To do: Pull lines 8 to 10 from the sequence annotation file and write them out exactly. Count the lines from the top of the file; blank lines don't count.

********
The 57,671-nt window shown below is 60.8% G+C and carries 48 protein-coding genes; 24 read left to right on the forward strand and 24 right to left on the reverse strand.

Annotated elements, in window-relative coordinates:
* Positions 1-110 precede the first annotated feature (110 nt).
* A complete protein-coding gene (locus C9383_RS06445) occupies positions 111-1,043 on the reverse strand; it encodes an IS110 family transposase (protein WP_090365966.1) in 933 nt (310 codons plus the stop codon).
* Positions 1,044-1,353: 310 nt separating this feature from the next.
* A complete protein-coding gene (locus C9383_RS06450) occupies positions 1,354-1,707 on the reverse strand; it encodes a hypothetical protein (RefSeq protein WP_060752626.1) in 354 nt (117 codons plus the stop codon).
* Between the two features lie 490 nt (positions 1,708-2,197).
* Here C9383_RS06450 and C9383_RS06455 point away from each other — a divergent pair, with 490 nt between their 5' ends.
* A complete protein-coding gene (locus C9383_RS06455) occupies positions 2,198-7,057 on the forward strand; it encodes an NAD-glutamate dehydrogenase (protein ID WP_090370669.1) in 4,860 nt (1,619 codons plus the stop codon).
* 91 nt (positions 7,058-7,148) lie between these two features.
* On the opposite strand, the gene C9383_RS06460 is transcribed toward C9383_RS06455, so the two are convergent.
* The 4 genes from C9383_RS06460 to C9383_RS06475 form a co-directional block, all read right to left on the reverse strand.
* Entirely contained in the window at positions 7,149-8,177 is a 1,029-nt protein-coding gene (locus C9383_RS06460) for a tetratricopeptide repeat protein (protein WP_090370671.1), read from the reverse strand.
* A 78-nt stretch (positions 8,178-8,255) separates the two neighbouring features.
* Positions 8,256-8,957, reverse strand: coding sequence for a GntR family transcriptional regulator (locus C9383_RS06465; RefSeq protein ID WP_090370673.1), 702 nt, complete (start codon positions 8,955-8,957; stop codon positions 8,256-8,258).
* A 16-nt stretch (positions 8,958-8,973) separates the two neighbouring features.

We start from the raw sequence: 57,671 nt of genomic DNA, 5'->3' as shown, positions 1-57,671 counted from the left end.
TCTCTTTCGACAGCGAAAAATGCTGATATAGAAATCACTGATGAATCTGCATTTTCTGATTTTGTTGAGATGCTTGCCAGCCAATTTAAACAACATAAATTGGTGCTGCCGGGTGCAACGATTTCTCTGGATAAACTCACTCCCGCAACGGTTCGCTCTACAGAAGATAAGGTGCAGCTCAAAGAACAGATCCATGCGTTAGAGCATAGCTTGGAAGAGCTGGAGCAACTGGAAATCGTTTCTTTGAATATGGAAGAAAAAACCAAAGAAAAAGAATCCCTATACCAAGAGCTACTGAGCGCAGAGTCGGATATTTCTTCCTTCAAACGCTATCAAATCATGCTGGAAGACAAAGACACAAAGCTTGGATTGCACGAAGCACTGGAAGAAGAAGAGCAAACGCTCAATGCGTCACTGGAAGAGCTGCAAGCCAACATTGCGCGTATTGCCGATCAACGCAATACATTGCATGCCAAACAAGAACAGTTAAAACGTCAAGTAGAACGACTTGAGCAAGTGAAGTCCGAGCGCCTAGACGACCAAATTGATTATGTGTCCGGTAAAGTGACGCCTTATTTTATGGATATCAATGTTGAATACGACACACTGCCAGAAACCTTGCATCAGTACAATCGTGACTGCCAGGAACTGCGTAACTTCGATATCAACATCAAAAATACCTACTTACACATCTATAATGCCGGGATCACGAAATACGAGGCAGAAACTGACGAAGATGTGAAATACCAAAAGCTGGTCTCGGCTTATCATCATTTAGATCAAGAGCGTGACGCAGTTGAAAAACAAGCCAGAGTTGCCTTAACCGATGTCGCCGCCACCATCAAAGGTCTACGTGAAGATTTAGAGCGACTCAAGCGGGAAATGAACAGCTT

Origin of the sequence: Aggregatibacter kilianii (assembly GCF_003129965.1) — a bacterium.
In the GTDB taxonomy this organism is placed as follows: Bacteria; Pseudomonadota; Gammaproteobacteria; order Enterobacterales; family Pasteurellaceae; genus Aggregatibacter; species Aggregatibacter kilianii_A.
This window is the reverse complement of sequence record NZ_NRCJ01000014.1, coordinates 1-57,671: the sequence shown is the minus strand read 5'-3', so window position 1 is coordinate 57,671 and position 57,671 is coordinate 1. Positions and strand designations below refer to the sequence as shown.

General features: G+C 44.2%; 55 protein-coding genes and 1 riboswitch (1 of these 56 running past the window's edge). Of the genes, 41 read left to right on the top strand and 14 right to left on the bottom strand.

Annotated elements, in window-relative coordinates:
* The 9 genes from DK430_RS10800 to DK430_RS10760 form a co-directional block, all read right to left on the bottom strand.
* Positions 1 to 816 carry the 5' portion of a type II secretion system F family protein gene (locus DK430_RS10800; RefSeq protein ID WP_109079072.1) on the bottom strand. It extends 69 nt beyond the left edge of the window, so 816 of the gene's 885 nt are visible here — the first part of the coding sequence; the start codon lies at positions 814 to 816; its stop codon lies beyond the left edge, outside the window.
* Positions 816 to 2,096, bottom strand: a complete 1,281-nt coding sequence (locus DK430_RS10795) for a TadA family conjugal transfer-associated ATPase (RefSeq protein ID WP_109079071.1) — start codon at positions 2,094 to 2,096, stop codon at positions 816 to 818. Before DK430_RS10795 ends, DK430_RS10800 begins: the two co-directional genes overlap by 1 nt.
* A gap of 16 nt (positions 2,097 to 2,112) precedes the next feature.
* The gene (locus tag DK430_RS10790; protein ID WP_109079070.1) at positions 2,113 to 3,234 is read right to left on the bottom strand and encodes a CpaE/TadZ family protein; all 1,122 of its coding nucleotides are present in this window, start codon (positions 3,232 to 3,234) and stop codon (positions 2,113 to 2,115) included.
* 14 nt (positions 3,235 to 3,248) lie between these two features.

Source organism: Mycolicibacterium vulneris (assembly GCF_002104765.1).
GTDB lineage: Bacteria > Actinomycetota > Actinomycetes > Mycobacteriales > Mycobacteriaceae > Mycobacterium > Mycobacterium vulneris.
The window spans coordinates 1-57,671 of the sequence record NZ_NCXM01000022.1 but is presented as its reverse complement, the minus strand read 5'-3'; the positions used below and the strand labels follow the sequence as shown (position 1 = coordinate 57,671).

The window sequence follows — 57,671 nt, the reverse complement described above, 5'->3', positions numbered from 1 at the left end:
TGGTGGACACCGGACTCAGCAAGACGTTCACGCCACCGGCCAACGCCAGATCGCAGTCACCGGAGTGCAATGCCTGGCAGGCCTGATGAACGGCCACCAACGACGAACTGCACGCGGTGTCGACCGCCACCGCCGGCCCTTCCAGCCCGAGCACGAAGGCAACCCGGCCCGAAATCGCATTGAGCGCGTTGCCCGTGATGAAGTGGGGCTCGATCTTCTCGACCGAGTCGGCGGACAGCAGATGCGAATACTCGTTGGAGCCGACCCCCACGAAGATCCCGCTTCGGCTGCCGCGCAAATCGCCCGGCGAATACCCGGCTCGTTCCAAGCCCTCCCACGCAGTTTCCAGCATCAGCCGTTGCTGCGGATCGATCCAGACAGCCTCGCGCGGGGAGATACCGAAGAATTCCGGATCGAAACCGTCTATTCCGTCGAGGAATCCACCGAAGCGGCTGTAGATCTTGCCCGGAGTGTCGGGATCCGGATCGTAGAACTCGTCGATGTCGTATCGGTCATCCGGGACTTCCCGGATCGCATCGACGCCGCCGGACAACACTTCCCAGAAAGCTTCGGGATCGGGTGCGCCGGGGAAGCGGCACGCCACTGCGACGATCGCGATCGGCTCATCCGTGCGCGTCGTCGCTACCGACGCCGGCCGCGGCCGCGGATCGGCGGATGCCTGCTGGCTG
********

* Here C9383_RS06450 and C9383_RS06455 point away from each other — a divergent pair, with 490 nt between their 5' ends.
* A complete protein-coding gene (locus C9383_RS06455) occupies positions 2,198-7,057 on the forward strand; it encodes an NAD-glutamate dehydrogenase (protein ID WP_090370669.1) in 4,860 nt (1,619 codons plus the stop codon).
* 91 nt (positions 7,058-7,148) lie between these two features.